There are many reasons why is unhealthy food cheaper than healthy food. Firstly, junk food is eaten more by low-income families because it’s usually cheaper and easier to prepare than healthy food.
The connection between poverty and obesity has been thoroughly documented for years now. Secondly, soda companies may target ads towards people with lower income levels than others.
The government also makes unhealthy food cheaper than healthy food by subsidizing corn crops (which are used to make high fructose corn syrup, fast food ingredients, and other processed foods).
On the other hand, fresh fruits and vegetables are usually grown with expensive fertilizers so they can be sold for higher prices. This means that there’s a global economic incentive to eat unhealthy foods and not healthy ones.
Why is unhealthy food cheaper than healthy food?
The price of healthy food is rapidly increasing. Obesity has become one of the biggest threats to global health, and malnutrition is an increasingly common death cause in third-world countries. The increase in obesity rates in wealthy countries can be attributed to lack-lustre diets.
It may come as little surprise that it is cheaper to fill up on junk food rather than the obligatory five-a-day, both in terms of price and nutrition.
The reason that junk food is cheaper to produce, package, and sell than healthier foods is that the barriers preventing such a market from forming are non-existent.
Even if it kills them, people will always eat, and healthy food is not seen as a necessity, as junk food is. In short, healthy food is seen as a luxury rather than a human right.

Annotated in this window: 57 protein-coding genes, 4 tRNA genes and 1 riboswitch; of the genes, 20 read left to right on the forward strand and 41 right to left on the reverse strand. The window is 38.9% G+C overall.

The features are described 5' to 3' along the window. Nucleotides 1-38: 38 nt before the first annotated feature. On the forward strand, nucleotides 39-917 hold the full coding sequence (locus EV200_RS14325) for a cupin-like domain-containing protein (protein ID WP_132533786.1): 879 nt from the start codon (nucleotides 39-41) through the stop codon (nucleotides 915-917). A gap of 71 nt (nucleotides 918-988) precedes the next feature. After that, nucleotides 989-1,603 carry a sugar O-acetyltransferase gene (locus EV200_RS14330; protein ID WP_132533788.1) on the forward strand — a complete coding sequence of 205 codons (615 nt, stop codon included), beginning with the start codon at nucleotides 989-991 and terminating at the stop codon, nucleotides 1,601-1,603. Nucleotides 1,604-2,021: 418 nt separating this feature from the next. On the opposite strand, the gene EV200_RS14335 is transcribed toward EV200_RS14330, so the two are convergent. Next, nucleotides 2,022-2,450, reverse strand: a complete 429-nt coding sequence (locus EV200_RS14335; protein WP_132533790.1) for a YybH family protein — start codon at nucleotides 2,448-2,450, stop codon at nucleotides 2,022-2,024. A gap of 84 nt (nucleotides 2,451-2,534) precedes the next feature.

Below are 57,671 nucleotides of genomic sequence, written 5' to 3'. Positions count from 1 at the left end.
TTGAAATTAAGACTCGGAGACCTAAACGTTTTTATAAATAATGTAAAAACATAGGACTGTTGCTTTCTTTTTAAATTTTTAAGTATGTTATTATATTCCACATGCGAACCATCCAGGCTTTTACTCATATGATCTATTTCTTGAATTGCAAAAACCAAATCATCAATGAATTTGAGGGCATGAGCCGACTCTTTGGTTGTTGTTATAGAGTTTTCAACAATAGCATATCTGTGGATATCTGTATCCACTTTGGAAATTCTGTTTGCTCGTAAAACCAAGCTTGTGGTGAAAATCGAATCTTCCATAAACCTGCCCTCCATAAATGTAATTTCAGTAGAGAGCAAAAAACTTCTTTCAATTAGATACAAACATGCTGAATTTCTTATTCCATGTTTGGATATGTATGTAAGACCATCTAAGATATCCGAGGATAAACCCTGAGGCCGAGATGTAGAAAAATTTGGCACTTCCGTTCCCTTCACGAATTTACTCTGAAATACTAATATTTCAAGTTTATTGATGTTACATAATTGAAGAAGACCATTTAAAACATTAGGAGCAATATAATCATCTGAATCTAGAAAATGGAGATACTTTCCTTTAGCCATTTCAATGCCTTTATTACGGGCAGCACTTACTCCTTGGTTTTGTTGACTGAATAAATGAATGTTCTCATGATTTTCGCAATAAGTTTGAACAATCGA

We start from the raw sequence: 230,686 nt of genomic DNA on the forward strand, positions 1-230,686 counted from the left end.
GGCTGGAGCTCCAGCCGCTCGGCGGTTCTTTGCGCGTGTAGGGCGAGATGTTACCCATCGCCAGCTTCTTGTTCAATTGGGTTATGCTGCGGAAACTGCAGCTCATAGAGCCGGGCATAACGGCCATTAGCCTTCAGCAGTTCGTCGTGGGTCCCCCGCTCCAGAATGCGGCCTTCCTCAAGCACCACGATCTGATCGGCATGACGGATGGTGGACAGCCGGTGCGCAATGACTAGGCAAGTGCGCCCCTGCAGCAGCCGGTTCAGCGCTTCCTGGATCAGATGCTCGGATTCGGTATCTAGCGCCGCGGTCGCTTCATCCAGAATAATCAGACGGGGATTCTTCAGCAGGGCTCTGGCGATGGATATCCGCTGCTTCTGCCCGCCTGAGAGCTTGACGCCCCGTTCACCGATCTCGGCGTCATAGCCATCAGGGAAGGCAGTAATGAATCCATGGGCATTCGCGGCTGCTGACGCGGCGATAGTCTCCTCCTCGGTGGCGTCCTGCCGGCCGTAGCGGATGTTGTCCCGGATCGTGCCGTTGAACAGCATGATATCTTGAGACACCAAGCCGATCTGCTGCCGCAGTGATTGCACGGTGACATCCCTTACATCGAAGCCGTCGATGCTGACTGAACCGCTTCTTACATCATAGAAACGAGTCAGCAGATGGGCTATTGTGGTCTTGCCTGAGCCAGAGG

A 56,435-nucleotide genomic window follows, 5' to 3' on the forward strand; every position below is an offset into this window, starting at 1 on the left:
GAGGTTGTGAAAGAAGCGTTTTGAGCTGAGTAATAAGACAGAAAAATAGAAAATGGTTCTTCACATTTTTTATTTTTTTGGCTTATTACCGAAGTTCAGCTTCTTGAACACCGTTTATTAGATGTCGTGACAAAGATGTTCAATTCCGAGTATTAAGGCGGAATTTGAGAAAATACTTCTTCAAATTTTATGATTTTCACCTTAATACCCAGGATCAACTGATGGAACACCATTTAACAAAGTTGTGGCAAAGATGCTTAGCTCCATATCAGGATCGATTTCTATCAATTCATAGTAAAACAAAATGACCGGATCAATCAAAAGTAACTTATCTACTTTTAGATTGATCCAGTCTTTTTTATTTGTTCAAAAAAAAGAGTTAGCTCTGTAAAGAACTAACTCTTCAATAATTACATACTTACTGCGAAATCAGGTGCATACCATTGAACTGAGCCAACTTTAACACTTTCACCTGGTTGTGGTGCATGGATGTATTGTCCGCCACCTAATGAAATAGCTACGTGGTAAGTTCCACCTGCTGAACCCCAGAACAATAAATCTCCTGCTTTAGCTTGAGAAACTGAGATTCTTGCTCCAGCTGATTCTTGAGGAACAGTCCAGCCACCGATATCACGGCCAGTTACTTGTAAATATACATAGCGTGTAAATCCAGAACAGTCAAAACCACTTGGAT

Here are some reasons why unhealthy food is cheaper than healthy food :
Many of the costs associated with junk food are externalized
The price of unhealthy food does not reflect the full cost of society. For example, it is often argued that subsidies on commodity crops are given to large food corporations so they can sell their product at a cheaper rate than healthier foods.
The costs associated with its manufacture and distribution
For example, obesity-related illnesses such as diabetes and heart disease are more prevalent in poorer communities. Obesity-related diseases lead to higher spending on health care; therefore, taxing junk food would help reduce overall costs.
Healthier foods tend to require more packaging and processing, therefore increasing the cost of production and distribution.
The availability of healthy food depends on the financial capabilities of individuals or families. Therefore, availability tends to favor more calorie-dense and affordable food sources.
Fruit and vegetables, for example, are more expensive because they are vulnerable to disease, pests, droughts or natural disasters. This is further complicated by the difficulties in storing fresh produce over long periods of time.
In contrast, junk food is usually packaged and processed to have a long shelf-life.
Targeting the problem from another angle
In light of the modern food system that encourages people to eat unhealthy food, an alternative solution would be to improve the healthiness of existing foods rather than trying to change dietary patterns altogether.
For example, improving the nutritional quality of white flour, which has been found to have a lower glycemic index than whole-wheat products.
The Bottom Line
The obesity epidemic is not only prevalent in the USA but all around the world. The increasing number of poor countries that are adopting Western food habits has caused malnutrition to become an increasing problem worldwide.
Junk food will continue to be cheaper than healthy alternatives until people stop buying it or governments take action against food industries that contribute to obesity and malnutrition.